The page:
As the Supreme Court prepares to address the recess appointment dispute in National Labor Relations Board v. Noel Canning, Victor Williams at The Huffington Post reminds Justice Scalia of “his former, much broader view of originalism in the context of presidential appointment authority.”
The Supreme Court’s decision in Riley v. California and American Broadcasting Co. v. Aereo, Inc. “may significantly alter the way we capture, store, and consume information (Aereo) and the extent to which we can expect privacy with regard to, or control, that information (Riley).” Writing for the Brennan Center for Justice, Victoria Bassetti addresses whether the justices are “tech literate enough to get these cases right.”
Yesterday, the House Judiciary Committee voted to amend the USA Freedom Act which “would require the National Security Agency to get case-by-case approval from the Foreign Intelligence Surveillance Court before collecting the telephone or business records of a U.S. resident.” Kevin Drum at Mother Jones has the story.
Oklahoma Gov. Mary Fallin is facing criticism for her decision to bypass the state Supreme Court’s stay in the execution of Clayton Lockett. Jamelle Bouie at Slate argues that “Lockett’s execution was a horrifying display—a cruel and unusual death that wouldn’t have happened without Mary Fallin.”
As controversy continues to surround Oklahoma’s botched execution of Clayton Lockett, a “bipartisan panel of legal experts have urged sweeping changes in what it calls the ‘deeply flawed’ administration of capital punishment.” Erik Eckholm at The New York Times reports on the panel’s proposal for execution by single-dose injections. At The Week, Andrew Cohen explains why either John Paul Stevens or Sandra Day O’Connor should lead Oklahoma’s investigation.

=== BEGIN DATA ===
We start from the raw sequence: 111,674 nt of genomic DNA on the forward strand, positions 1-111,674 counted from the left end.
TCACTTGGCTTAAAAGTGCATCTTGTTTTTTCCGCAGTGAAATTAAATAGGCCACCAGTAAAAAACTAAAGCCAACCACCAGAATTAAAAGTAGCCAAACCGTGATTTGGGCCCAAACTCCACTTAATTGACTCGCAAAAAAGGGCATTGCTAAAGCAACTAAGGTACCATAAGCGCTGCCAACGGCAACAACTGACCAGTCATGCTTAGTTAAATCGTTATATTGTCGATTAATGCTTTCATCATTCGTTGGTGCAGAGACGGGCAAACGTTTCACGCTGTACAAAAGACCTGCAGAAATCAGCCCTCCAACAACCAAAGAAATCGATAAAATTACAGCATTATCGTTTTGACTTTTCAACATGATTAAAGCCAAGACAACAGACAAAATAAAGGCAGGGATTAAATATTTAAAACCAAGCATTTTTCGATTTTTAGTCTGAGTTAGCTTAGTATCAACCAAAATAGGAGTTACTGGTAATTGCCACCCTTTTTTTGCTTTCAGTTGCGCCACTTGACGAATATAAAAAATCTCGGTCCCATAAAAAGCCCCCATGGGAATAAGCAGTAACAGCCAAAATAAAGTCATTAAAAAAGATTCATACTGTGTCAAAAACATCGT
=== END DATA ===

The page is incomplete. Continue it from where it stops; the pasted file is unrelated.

Writing for The New York Times, Justin Gillis reports on a new study which shows “with water growing scarcer in dry regions, torrential rains increasing in wet regions, and heat waves becoming more common and more severe…the effects of human-induced climate change are being felt in every corner of the United States.”
As the Supreme Court nears the end of its term, many will be focusing on the justices’ ruling in high stakes securities class action and software patent cases. Lawrence Hurley at Reuters has the story.
At The Life of the Law, Katherine Thompson writes to President Obama about immigration law and the struggles facing same-sex couples—and he writes back.
Justice Antonin Scalia is facing criticism for “flatly misstating core facts from one of his own prior opinions.” In Environmental Protection Agency v. EME Homer City Generation, decided Tuesday, Justice Scalia’s dissent cites to his 2001 opinion in Whitman v. American Trucking Association. However, “the EPA's stance in [Whitman] was the exact opposite of what Scalia said it was in Tuesday’s opinion.” Sahil Kapur at Talking Points Memo highlights an “unusually major mistake” at the high court.
Controversy continues to surround Oklahoma’s botched execution of Clayton D. Lockett. Erik Eckholm and John Schwartz at The New York Times report on Gov. Mary Fallin’s response to the troubling event “defending the death penalty but order[ing] an independent autopsy of Mr. Lockett and a thorough review of the state’s procedures for lethal injections.” In response to Gov. Fallin’s proposal, the ACLU of Oklahoma stated that the governor’s planned efforts “create a serious conflict of interest” and that the “Attorney General and Governor fought every attempt at transparency or accountability in our execution process.” Steven Erlanger at The New York Times notes the “outrage in Europe over the flawed execution.”